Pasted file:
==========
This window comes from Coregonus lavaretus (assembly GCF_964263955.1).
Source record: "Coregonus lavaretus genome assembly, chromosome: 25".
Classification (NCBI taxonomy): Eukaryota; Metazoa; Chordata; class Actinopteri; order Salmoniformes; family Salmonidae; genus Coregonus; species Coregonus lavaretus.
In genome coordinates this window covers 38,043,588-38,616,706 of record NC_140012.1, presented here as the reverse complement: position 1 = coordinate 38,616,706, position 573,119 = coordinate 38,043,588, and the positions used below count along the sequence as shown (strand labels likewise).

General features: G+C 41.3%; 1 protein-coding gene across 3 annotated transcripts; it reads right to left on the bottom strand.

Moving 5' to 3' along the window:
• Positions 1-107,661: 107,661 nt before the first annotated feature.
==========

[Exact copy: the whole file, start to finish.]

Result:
This window comes from Coregonus lavaretus (assembly GCF_964263955.1).
Source record: "Coregonus lavaretus genome assembly, chromosome: 25".
Classification (NCBI taxonomy): Eukaryota; Metazoa; Chordata; class Actinopteri; order Salmoniformes; family Salmonidae; genus Coregonus; species Coregonus lavaretus.
In genome coordinates this window covers 38,043,588-38,616,706 of record NC_140012.1, presented here as the reverse complement: position 1 = coordinate 38,616,706, position 573,119 = coordinate 38,043,588, and the positions used below count along the sequence as shown (strand labels likewise).

General features: G+C 41.3%; 1 protein-coding gene across 3 annotated transcripts; it reads right to left on the bottom strand.

Moving 5' to 3' along the window:
• Positions 1-107,661: 107,661 nt before the first annotated feature.